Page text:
Marie and Pierre Curie experimenting with radium, a drawing by André Castaigne

Because of their levels of radioactivity, her papers from the 1890s are considered too dangerous to handle.  Even her cookbook is highly radioactive.  Her papers are kept in lead-lined boxes, and those who wish to consult them must wear protective clothing.

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Friday, 31 October 2014

Autumn leaves - the chemistry behind the colour

As Autumn pushes onwards the leaves on the trees have lost their green colour and have allowed the vibrant hues of autumn to show through. Although this change may initially seem a simple one, the vivid colours are a result of a range of chemical compounds.

A green leaf is green because of the presence of a pigment known as chlorophyll, which is inside an organelle called a chloroplast. When they are abundant in the leaf's cells, as they are during the growing season, the chlorophylls' green colour dominates and masks out the colours of any other pigments that may be present in the leaf. Thus the leaves of summer are characteristically green.

As summer fades, so too does the amount of light, and thus chlorophyll production slows  The existing chlorophyll decomposes. As a result of this, other compounds present in the leaves can come to the fore, and affect the perceived colouration as shown in the infographic below featured on the CompoundInterest website.  Click on the link below for a larger picture.

Autumn Leaves-click to enlarge
Carotenoids are present in leaves the whole year round, but their orange-yellow colours are usually masked by green chlorophyll.  Carotenoids provide colourations of yellow, brown, orange, and the many hues in between.

The reds, the purples, and their blended combinations that decorate autumn foliage come from another group of pigments in the cells called anthocyanins. Unlike the carotenoids, these pigments are not present in the leaf throughout the growing season, but are actively produced towards the end of summer.   They develop in late summer in the sap of the cells of the leaf, and this development is the result of complex interactions of many influences — both inside and outside the plant. Their formation depends on the breakdown of sugars in the presence of bright light as the level of phosphate in the leaf is reduced.

The brown colour of leaves is not the result of a pigment, but rather cell walls, which may be evident when no colouring pigment is visible.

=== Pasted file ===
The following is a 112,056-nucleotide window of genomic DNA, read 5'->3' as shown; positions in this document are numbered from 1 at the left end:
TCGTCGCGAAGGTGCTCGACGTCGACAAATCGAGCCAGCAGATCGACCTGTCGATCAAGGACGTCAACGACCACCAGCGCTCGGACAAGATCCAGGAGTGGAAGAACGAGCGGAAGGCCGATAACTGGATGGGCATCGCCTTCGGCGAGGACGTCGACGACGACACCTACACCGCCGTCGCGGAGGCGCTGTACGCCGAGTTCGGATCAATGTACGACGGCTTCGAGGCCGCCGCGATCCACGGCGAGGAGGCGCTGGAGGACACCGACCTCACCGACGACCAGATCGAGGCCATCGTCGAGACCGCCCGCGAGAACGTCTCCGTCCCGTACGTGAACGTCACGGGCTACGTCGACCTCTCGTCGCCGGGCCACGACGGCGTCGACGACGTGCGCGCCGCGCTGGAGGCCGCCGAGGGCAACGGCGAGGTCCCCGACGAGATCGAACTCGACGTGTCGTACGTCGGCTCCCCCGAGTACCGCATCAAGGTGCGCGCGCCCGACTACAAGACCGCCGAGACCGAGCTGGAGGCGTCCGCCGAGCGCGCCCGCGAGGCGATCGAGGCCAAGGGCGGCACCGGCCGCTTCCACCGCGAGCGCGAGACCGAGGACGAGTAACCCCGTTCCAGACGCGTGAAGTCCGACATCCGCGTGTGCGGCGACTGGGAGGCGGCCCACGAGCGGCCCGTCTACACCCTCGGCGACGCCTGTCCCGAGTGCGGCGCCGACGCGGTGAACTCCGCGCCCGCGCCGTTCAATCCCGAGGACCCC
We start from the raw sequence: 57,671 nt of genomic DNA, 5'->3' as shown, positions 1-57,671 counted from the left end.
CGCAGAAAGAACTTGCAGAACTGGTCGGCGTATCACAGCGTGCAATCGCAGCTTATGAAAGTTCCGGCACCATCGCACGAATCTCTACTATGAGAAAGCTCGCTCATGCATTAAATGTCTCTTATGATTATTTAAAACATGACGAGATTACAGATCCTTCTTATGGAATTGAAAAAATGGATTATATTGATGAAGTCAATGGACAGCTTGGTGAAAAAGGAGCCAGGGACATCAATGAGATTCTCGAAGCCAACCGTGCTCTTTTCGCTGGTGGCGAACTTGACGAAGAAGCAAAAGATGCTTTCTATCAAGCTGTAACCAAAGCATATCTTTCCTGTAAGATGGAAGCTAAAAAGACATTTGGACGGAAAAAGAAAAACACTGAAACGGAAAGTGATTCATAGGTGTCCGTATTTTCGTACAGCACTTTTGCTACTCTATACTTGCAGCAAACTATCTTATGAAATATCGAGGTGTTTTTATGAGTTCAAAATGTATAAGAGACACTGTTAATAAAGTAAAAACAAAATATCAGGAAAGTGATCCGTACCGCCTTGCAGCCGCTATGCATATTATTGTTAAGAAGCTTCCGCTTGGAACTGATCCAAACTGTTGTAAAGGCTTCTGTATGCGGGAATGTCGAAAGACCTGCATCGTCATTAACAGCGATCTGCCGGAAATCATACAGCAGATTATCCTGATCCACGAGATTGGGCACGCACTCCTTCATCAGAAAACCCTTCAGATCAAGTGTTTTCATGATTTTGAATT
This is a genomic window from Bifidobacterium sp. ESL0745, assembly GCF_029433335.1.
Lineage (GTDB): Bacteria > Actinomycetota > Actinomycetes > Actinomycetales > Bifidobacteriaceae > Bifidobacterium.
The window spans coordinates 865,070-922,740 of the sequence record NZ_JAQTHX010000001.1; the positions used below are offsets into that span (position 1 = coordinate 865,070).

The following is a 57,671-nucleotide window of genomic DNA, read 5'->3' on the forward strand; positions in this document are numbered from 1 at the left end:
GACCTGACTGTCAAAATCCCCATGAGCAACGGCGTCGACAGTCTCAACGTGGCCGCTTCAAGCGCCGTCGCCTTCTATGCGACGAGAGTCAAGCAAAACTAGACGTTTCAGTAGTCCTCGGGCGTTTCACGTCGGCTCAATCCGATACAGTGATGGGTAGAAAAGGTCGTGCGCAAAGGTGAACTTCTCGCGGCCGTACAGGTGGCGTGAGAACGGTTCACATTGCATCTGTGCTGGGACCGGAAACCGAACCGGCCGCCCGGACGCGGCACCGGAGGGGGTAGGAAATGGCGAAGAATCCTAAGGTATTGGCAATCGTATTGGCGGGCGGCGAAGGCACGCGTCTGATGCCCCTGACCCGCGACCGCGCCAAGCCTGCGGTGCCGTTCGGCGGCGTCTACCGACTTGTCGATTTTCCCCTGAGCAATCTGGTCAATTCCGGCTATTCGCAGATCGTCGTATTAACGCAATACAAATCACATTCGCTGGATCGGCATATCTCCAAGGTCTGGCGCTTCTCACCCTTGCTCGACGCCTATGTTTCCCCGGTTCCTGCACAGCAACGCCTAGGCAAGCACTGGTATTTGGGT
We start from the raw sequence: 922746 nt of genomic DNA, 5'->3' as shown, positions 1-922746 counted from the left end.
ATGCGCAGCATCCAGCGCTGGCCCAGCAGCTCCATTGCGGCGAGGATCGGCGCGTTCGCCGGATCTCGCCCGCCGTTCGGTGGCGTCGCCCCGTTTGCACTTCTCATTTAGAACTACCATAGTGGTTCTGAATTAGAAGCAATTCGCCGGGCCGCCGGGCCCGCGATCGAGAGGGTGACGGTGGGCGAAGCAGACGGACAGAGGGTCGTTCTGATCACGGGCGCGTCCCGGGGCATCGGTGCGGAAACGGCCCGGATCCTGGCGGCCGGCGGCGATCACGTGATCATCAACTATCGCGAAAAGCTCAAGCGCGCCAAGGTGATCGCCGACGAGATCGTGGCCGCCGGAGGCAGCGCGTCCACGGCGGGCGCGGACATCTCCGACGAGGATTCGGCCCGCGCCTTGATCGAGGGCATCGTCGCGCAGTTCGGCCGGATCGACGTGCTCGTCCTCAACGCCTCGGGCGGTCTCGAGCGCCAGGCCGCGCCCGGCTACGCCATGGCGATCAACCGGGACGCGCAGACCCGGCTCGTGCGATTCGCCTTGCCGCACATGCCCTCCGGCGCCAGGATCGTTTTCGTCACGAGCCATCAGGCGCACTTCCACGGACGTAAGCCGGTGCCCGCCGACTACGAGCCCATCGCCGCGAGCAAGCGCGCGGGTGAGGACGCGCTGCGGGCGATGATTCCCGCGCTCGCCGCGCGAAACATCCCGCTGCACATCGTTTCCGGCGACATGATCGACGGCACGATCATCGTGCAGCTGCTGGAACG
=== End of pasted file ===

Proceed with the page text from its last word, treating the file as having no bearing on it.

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Friday, 24 October 2014

On this day...

After the end of World War II on October 24, 1946 and a good while before the Sputnik satellite opened the space age, a group of soldiers and scientists in the New Mexico desert saw something new and wonderful—the first pictures of Earth as seen from space.

The White Sands rocket (official name V-2 No. 13) was the first man-made object to take a photograph of the Earth from outer space.   Launched from the White Sands Missile Range in White Sands, New Mexico, the rocket reached a maximum altitude of 107.5 miles (173 km), well above the commonly accepted boundary of space at 100 kilometres.

The famous photograph was taken from an altitude of 65 miles (104 km) with an attached 35 mm black-and-white camera.

Snapping a new frame every second and a half, the rocket-borne camera climbed straight up, then fell back to Earth minutes later, slamming into the ground at 500 feet per second. The camera itself was smashed, but the film, protected in a steel cassette, was unharmed.

It was one of many firsts for the V-2 research program of the late 1940s, during which the Army fired dozens of captured German missiles brought to White Sands in 300 railroad cars at the end of the war. While the missileers used the V-2s to refine their own rocket designs, scientists were invited to pack instruments inside the nosecone to study temperatures, pressures, magnetic fields and other physical characteristics of the unexplored upper atmosphere.

Earth from Space in colour

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Friday, 17 October 2014

pH Indicators

A pH indicator is a colour changing (or halochromic) chemical compound that is added in small amounts to a solution so that the pH (acidity or basicity) of the solution can be determined visually.
A pH indicator is a chemical detector for hydronium ions (H3O+) or hydrogen ions (H+).  Normally, the indicator causes the colour of the solution to change depending on the pH.

pH (potential of hydrogen) is a scale of acidity from 0 to 14. It tells how acidic or alkaline a substance is. More acidic solutions have lower pH. More alkaline solutions have higher pH. Substances which are not acidic or alkaline (neutral) usually have a pH of 7. Acids have a pH less than 7. Alkalis have a pH greater than 7.

pH indicator solutions are themselves weak acids or bases.  As one chemical is added it changes the arrangement of the electrons in the molecule causing it to absorb different wavelengths of light and therefore appear different in colour.

Different chemicals can be used for different pH ranges as shown in the diagram below.
pH indicators are frequently employed in titrations in analytical chemistry and biology to determine the extent of a chemical reaction. Because of the subjective choice (determination) of colour, pH indicators are susceptible to imprecise readings. For applications requiring precise measurement of pH, a pH meter is frequently used.
Many plants or plant parts contain chemicals from the naturally-coloured anthocyanin family of compounds. They are red in acidic solutions and blue in basic. Anthocyanins can be extracted with water or other solvents from a multitude of coloured plants or plant parts, including from leaves (red cabbage); flowers (geranium, poppy, or rose petals); berries (blueberries, blackcurrant); and stems (rhubarb). Extracting anthocyanins from household plants, especially red cabbage, to form a crude pH indicator is a popular introductory chemistry demonstration.